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9th Circuit hears arguments on therapy aimed at converting gays

SAN FRANCISCO -- A federal appeals court Wednesday grappled with whether a California ban on therapy to change a minor’s sexual orientation amounted to a restriction on free speech or mere regulation of a medical treatment.

During a hearing in San Francisco, a three-judge panel of the U.S. 9th Circuit Court of Appeals considered two lower-court rulings that reached opposite conclusions about the constitutionality of the new state law, which would penalize licensed health professionals who try to change a minor’s sexual orientation.

The panel included two judges appointed by Democratic presidents -- Judge Susan Graber, named by President Clinton, and Judge Morgan Christen, a President Obama nominee -- and Chief Judge Alex Kozinski, a Ronald Reagan appointee with a libertarian streak.

The California law banning so-called conversion therapy, the first of its kind in the country, was supposed to have taken effect in January. But therapists and families challenged it, and the 9th Circuit put it on holding pending a ruling, which is expected in a few months.

Graber noted that courts have determined that talk therapy was a form of treatment.

 “Why  shouldn’t we view this type of therapy … to be a form of medical treatment that is subject to the usual amount of legislative oversight?” she asked.

She also suggested the court could construe the law to ensure that therapists would still have the right  to discuss “the pros and cons” of conversion therapy.

But Mat Staver, whose clients include a teenager undergoing the therapy,  called the ban  “breathtakingly broad”  and  told the court it would  subject therapists to discipline and loss of their licenses for even telling minors about the  possibility of changing one’s sexual orientation.

Rather than simply regulating medical treatment, legislators “have gone far beyond that to intrude on protected constitutional liberties of freedom of speech,” Staver said.

Kozinski asked why the Legislature  was not entitled to regulate a medical treatment by professionals licensed by the state.

“Why can’t the Legislature say, ‘We looked into it, we think it is harmful, we think it causes harm to minors … and we the Legislature are going to protect them,” Kozinski asked.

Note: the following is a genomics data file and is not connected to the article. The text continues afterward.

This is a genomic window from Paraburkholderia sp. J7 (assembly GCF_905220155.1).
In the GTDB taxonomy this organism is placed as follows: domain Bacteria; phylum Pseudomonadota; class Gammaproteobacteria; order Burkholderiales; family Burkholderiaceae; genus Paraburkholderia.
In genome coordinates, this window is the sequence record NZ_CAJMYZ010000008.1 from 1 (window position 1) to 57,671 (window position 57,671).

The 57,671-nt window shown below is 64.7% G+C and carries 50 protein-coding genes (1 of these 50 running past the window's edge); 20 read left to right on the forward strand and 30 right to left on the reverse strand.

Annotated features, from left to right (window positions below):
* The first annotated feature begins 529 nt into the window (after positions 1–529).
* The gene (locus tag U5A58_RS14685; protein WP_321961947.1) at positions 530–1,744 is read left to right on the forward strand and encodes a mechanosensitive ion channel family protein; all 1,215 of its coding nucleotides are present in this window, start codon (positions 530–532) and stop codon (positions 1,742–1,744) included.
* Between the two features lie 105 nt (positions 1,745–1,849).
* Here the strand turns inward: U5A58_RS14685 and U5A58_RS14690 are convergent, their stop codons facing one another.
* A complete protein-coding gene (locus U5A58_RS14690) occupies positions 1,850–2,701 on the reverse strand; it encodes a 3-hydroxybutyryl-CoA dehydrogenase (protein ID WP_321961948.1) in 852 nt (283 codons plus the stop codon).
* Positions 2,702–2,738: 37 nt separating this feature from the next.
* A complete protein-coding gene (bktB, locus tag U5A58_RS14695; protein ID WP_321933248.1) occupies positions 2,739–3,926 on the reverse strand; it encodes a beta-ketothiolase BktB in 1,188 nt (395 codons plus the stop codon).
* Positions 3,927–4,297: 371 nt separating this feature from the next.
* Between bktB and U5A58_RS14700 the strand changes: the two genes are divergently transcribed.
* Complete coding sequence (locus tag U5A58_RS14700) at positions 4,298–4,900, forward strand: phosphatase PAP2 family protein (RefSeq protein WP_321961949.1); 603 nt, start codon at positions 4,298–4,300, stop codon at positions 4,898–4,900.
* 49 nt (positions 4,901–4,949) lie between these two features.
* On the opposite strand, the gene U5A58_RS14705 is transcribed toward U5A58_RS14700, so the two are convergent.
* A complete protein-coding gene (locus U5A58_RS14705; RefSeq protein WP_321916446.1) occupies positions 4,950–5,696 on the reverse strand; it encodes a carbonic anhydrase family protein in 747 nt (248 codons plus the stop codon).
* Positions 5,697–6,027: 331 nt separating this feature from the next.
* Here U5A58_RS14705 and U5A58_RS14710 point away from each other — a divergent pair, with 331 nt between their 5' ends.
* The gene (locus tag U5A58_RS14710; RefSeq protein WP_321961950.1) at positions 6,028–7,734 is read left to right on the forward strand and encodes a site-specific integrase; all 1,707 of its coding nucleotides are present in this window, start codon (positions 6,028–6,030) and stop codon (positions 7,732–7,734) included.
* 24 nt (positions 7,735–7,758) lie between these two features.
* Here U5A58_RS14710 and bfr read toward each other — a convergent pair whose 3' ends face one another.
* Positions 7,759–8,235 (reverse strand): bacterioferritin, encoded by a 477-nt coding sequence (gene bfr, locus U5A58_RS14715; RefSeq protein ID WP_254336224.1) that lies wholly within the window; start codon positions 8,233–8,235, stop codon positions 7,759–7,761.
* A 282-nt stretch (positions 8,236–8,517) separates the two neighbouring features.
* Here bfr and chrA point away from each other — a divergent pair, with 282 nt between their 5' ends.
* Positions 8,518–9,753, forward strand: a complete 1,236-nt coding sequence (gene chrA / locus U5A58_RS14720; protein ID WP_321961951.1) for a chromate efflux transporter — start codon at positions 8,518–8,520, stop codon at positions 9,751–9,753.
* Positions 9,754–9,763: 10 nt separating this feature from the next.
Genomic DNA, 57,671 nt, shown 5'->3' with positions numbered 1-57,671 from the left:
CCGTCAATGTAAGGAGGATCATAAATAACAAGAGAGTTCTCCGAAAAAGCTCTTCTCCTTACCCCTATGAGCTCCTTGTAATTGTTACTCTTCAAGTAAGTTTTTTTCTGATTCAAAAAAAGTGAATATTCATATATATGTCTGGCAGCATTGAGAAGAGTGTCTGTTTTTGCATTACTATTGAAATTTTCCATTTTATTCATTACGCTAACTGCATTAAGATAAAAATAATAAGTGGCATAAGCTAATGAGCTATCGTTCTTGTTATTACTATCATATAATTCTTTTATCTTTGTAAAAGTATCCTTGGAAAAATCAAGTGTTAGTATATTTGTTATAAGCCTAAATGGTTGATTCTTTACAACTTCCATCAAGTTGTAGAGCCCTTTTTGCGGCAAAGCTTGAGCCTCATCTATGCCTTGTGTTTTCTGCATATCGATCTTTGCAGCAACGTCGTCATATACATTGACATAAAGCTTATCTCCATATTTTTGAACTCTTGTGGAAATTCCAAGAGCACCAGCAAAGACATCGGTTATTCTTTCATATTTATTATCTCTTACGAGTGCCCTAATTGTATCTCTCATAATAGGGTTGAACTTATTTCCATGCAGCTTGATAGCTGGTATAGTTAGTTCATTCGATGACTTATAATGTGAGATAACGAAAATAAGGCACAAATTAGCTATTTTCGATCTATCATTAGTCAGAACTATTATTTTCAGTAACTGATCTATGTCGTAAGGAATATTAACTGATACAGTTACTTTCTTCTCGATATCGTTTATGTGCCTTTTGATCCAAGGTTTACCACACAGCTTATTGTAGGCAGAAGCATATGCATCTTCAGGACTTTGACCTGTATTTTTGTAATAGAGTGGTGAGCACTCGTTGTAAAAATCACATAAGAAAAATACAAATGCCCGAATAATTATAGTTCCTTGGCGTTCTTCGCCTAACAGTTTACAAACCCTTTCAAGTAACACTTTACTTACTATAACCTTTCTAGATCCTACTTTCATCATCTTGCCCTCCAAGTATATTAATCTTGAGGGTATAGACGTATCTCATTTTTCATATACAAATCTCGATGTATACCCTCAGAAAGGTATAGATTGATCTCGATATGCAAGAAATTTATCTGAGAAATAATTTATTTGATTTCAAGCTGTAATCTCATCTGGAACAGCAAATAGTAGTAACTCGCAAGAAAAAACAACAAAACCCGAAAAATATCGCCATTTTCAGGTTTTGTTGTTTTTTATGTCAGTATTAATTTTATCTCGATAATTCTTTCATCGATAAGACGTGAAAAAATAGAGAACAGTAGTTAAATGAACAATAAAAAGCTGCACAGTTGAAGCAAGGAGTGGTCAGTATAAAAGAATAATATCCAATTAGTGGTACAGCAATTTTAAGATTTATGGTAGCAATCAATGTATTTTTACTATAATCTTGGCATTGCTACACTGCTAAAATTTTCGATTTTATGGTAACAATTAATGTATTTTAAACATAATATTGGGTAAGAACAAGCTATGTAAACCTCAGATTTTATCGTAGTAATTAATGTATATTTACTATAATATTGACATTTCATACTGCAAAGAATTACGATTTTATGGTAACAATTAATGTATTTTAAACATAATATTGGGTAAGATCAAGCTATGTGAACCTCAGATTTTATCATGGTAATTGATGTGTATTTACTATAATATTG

At the same time, Kozinski observed that even a small limitation on free speech was impermissible – “It doesn’t have to be breathtaking” — and would have to be justified by compelling reasons.

“We don’t have any compelling evidence” that the therapy should be banned, he said.

Deputy Atty. Gen. Alexandra Robert Gordon disagreed,  saying the nation’s leading mental health organizations have determined the therapy is ineffective, risky and  based on the “discredited notion that homosexuality is a disease.”

She said researchers can’t ethically subject children to such therapy to test whether it leads to suicidal thoughts or other harm. “No review board would ever sanction that kind of experiment,” she said.

Kozinski, apparently unsatisfied, persisted.  “Point me to the one piece of evidence we can call compelling saying that this causes harm.”

But Graber noted that compelling justification of the ban would be needed only if the court determined it infringed on free speech. Talk therapy is entitled to some constitutional protection but is not immune from regulation, Graber said.

Treatments to change sexual orientation include psychoanalysis, behavioral therapy and religious and spiritual counseling. In the past, some licensed therapists have practiced aversion therapy, using nausea-inducing drugs to combat sexual impulses, and hormone treatments.

Therapists seeking to change a patient's orientation also have encouraged men to spend more time with heterosexuals, participate in sports and avoid members of the opposite sex, except for romantic contact.


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